Abstract

Abstract 2319

Granulocyte-colony stimulating factor (G-CSF) is the prototypic agent used to mobilize hematopoietic stem and progenitor cells (HSPCs) into the blood where they can then be harvested for stem cell transplantation. G-CSF acts in a non-cell-intrinsic fashion to induce HSPC mobilization. We recently showed that G-CSF signaling in a CD68+ monocyte/macrophage lineage cell within the bone marrow initiates the HSPC mobilization cascade (Christopher et al., 2011). Consistent with this finding, two other groups showed that ablation of monocytes/macrophages induces HSPC mobilization (Winkler et al., 2010; Chow et al., 2011). CD68 marks a heterogeneous cell population that includes monocytes, macrophages, myeloid dendritic cells, and osteoclasts. To further define the relevant cell population(s) for HSPC mobilization by G-CSF, we first examined the role of osteoclasts. Receptor activator of NF-kappaB (RANK) signaling is required for osteoclast development. Osteoprotegerin (OPG) is a decoy receptor for RANK ligand, and treatment with OPG-Fc (a stabilized form of OPG) results in osteoclast ablation in mice. We treated mice with 100 μg of OPG-Fc and documented complete osteoclast ablation by histomorphometry. Osteoclast ablation did not result in constitutive HSPC mobilization, nor did it affect G-CSF-induced HSPC mobilization. To further assess the role of osteoclasts, we transplanted RANK−/− fetal liver cells into irradiated Csf3r−/− (G-CSF receptor deficient) recipients. Since RANK is required for osteoclast development, the osteoclasts in these bone marrow chimeras lack the G-CSFR, while other hematopoietic cells (including monocytes/macrophages) are G-CSFR sufficient. Again, G-CSF-induced HSPC mobilization in these mice was normal. Based on these data, we conclude that osteoclasts are dispensable for HSPC mobilization by G-CSF.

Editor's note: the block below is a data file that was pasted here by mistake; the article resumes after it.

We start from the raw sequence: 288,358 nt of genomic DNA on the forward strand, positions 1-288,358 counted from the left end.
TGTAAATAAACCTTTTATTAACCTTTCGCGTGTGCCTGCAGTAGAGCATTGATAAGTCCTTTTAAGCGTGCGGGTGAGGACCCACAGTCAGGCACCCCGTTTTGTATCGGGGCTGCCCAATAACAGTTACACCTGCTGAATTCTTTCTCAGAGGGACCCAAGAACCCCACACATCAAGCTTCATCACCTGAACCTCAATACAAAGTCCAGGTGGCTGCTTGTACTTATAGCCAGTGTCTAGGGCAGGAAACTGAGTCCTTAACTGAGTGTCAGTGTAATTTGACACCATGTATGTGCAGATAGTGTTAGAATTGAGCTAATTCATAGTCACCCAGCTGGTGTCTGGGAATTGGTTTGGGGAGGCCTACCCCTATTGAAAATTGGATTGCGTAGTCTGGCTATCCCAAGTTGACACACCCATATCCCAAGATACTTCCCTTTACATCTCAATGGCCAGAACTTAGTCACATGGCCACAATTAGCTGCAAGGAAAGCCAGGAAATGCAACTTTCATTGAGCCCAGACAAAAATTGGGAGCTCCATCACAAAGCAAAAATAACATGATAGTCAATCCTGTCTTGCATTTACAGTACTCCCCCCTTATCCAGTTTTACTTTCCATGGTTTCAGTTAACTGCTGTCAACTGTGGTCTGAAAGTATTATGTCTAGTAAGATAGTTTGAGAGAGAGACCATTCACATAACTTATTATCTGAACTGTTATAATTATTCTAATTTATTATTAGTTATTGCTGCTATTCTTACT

We next quantified changes in monocytic/macrophage cell populations in the bone marrow after G-CSF treatment (250 μg/kg per day for 5 days) using a novel multi-color flow cytometry assay that includes CD115, F4/80, MHC class II, Gr-1, B220, and CD11c. Using this assay, we observed a significant decrease in macrophages (11.8 ± 3.6-fold) and, surprisingly, myeloid dendritic cells (MDCs; 5.5 ± 1.2-fold) in the bone marrow with G-CSF treatment. To further assess the role of MDCs, we used transgenic mice expressing the diphtheria toxin receptor under the control of the CD11c promoter (CD11c-DTR) to conditionally ablate MDCs. To avoid systemic toxicity, we transplanted CD11c-DTR bone marrow into congenic wild type recipients prior to MDC ablation. The resulting bone marrow chimeras were treated with diphtheria toxin (DT; 400 ng per day for 6 days), which resulted in a 92% reduction in MDCs. Ablation of MDCs resulted in a significant increase in colony-forming cells in the blood and spleen (figure 1A). Moreover, MDC ablation significantly increased mobilization of colony-forming cells and c-Kit+lineageSca-1+ (KLS) cells by G-CSF (figures 1B and 1C). Taken together, these data suggest that myeloid dendritic cells, but not osteoclasts, contribute to HSPC mobilization by G-CSF.

Figure 1.

HSPC mobilization in CD11c-DTR mice. CD11c-DTR bone marrow chimeras were treated with diphtheria toxin (DT) alone, G-CSF alone, or DT plus G-CSF. The number of CFU-C (A & B) or KLS cells (C) in the blood and spleen are shown. Data represent the mean ± SEM of 10–11 mice pooled from two independent experiments. *p < 0.05; **p < 0.001; ***p < 0.0001.

Figure 1.

HSPC mobilization in CD11c-DTR mice. CD11c-DTR bone marrow chimeras were treated with diphtheria toxin (DT) alone, G-CSF alone, or DT plus G-CSF. The number of CFU-C (A & B) or KLS cells (C) in the blood and spleen are shown. Data represent the mean ± SEM of 10–11 mice pooled from two independent experiments. *p < 0.05; **p < 0.001; ***p < 0.0001.

Disclosures:

No relevant conflicts of interest to declare.

Author notes

*

Asterisk with author names denotes non-ASH members.